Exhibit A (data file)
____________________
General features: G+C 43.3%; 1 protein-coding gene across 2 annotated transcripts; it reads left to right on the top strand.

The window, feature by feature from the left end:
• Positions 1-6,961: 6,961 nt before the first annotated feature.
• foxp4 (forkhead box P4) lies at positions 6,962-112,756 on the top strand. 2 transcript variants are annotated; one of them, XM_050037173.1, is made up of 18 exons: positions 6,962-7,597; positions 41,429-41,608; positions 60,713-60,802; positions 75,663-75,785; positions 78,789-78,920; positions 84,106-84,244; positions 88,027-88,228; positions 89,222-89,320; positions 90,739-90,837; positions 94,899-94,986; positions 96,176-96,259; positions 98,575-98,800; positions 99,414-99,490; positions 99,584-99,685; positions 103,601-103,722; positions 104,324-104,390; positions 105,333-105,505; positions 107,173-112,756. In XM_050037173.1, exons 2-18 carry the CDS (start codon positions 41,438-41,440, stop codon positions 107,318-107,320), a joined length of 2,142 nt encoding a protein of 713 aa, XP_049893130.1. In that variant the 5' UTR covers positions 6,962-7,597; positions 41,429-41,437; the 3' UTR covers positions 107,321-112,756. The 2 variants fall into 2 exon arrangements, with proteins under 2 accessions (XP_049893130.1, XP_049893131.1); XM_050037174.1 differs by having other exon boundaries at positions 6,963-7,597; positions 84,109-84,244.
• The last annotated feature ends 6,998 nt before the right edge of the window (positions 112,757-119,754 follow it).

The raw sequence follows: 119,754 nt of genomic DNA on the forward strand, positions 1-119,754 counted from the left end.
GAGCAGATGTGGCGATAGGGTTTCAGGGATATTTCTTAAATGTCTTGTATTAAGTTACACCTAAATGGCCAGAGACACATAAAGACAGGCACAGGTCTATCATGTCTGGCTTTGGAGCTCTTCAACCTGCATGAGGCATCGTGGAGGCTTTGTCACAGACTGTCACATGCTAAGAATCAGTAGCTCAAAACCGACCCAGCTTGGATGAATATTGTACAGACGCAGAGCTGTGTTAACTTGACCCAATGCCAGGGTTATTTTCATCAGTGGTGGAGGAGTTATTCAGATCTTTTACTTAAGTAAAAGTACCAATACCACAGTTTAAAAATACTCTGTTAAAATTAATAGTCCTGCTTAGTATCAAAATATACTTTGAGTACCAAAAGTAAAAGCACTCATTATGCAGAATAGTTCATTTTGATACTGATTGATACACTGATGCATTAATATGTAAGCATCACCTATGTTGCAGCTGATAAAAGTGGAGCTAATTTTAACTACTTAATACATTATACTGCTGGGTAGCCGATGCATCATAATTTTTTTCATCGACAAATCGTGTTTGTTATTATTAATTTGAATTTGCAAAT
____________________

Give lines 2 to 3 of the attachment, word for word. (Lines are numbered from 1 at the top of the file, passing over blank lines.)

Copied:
The window, feature by feature from the left end:
• Positions 1-6,961: 6,961 nt before the first annotated feature.